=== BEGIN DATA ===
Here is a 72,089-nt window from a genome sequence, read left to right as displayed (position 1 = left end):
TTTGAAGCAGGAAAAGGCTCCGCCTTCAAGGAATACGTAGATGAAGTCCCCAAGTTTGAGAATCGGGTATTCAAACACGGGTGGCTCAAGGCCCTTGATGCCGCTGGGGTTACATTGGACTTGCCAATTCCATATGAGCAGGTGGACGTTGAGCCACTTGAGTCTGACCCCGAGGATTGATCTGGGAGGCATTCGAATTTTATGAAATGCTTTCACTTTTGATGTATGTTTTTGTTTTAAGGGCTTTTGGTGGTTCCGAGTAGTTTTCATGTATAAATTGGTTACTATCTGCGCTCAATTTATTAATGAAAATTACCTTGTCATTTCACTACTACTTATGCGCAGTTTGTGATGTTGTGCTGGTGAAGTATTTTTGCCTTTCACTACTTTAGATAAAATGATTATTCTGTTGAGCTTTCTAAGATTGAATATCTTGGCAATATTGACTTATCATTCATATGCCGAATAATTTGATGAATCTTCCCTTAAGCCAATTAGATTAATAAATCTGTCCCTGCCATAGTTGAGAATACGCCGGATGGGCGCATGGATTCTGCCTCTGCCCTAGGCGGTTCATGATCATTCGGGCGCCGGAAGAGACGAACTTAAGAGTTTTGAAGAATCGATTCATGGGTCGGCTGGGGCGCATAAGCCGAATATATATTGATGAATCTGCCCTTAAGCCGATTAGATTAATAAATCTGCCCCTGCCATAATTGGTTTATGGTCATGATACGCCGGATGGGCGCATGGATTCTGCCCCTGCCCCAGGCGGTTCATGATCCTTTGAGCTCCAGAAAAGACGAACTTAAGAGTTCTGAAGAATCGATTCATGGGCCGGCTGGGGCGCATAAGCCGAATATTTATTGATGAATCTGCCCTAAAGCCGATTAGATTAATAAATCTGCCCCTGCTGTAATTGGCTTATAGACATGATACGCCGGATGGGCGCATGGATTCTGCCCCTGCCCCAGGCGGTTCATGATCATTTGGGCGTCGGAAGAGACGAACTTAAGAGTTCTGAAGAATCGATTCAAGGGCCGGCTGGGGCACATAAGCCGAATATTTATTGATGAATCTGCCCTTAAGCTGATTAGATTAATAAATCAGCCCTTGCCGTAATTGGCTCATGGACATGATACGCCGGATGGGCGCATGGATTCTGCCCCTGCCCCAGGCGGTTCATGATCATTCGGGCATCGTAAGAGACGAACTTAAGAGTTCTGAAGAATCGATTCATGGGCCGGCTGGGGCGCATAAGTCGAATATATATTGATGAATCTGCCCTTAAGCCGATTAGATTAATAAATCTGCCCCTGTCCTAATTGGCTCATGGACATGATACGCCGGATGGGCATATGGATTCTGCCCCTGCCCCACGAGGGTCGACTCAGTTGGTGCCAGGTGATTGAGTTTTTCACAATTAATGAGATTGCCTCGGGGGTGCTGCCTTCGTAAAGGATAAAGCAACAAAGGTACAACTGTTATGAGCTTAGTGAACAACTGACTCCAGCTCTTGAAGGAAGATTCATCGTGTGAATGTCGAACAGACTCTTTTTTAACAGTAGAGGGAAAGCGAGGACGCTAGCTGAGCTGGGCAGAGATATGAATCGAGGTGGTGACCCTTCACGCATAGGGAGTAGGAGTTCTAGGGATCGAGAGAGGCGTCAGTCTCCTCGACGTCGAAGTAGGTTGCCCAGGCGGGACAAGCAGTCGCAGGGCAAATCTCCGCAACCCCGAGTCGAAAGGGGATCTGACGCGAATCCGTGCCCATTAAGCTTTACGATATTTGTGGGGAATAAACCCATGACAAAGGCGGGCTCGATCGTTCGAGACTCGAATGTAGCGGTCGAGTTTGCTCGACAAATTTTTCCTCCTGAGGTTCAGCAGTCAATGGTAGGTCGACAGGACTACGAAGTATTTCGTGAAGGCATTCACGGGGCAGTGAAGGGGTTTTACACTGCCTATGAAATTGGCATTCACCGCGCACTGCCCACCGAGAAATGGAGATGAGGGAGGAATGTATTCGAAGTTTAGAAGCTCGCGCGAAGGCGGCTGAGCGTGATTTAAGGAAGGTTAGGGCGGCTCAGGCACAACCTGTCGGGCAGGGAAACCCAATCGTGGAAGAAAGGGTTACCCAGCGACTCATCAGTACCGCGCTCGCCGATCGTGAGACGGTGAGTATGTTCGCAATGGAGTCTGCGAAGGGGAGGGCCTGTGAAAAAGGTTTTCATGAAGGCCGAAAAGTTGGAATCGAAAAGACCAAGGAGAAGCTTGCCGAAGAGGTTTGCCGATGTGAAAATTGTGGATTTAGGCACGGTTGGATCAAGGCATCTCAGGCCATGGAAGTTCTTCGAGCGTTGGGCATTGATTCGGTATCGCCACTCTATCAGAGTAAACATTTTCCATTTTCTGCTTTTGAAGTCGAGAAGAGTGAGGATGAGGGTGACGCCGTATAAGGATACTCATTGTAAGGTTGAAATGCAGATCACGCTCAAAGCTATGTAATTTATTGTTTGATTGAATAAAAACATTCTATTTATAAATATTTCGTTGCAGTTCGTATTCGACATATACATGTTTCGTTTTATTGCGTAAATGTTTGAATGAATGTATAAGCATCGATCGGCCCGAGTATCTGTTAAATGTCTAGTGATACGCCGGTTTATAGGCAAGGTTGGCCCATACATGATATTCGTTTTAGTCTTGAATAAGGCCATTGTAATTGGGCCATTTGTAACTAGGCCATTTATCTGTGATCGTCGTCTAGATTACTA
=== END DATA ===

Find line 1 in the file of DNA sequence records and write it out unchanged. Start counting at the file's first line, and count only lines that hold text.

Here is a 72,089-nt window from a genome sequence, read left to right as displayed (position 1 = left end):